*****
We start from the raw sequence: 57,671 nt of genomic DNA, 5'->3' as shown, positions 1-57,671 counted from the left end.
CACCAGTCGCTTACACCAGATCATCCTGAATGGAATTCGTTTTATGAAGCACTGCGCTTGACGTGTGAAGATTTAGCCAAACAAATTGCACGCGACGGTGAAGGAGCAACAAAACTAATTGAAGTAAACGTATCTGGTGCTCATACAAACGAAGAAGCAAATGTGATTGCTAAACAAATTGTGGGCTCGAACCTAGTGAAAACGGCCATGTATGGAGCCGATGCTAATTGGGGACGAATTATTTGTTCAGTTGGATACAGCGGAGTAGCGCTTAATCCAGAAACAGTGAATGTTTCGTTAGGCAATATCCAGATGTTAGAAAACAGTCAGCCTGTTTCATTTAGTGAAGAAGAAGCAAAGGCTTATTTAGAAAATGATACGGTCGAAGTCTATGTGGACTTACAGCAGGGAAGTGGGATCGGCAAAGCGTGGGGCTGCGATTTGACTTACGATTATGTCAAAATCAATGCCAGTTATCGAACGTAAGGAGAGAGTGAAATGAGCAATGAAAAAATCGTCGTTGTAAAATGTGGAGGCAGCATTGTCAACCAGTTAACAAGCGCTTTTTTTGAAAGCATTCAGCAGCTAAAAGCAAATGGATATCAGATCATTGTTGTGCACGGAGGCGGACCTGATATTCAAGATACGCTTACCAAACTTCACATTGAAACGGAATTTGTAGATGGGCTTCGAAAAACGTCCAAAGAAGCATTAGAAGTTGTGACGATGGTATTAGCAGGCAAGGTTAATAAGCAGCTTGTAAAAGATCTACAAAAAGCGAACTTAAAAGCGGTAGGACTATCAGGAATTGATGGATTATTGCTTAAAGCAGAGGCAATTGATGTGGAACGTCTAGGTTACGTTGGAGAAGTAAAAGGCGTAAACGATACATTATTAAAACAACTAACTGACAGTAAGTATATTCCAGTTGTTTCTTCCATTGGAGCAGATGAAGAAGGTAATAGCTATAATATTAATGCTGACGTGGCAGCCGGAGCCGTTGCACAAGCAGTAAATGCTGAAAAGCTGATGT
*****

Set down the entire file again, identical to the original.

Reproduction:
We start from the raw sequence: 57,671 nt of genomic DNA, 5'->3' as shown, positions 1-57,671 counted from the left end.
CACCAGTCGCTTACACCAGATCATCCTGAATGGAATTCGTTTTATGAAGCACTGCGCTTGACGTGTGAAGATTTAGCCAAACAAATTGCACGCGACGGTGAAGGAGCAACAAAACTAATTGAAGTAAACGTATCTGGTGCTCATACAAACGAAGAAGCAAATGTGATTGCTAAACAAATTGTGGGCTCGAACCTAGTGAAAACGGCCATGTATGGAGCCGATGCTAATTGGGGACGAATTATTTGTTCAGTTGGATACAGCGGAGTAGCGCTTAATCCAGAAACAGTGAATGTTTCGTTAGGCAATATCCAGATGTTAGAAAACAGTCAGCCTGTTTCATTTAGTGAAGAAGAAGCAAAGGCTTATTTAGAAAATGATACGGTCGAAGTCTATGTGGACTTACAGCAGGGAAGTGGGATCGGCAAAGCGTGGGGCTGCGATTTGACTTACGATTATGTCAAAATCAATGCCAGTTATCGAACGTAAGGAGAGAGTGAAATGAGCAATGAAAAAATCGTCGTTGTAAAATGTGGAGGCAGCATTGTCAACCAGTTAACAAGCGCTTTTTTTGAAAGCATTCAGCAGCTAAAAGCAAATGGATATCAGATCATTGTTGTGCACGGAGGCGGACCTGATATTCAAGATACGCTTACCAAACTTCACATTGAAACGGAATTTGTAGATGGGCTTCGAAAAACGTCCAAAGAAGCATTAGAAGTTGTGACGATGGTATTAGCAGGCAAGGTTAATAAGCAGCTTGTAAAAGATCTACAAAAAGCGAACTTAAAAGCGGTAGGACTATCAGGAATTGATGGATTATTGCTTAAAGCAGAGGCAATTGATGTGGAACGTCTAGGTTACGTTGGAGAAGTAAAAGGCGTAAACGATACATTATTAAAACAACTAACTGACAGTAAGTATATTCCAGTTGTTTCTTCCATTGGAGCAGATGAAGAAGGTAATAGCTATAATATTAATGCTGACGTGGCAGCCGGAGCCGTTGCACAAGCAGTAAATGCTGAAAAGCTGATGT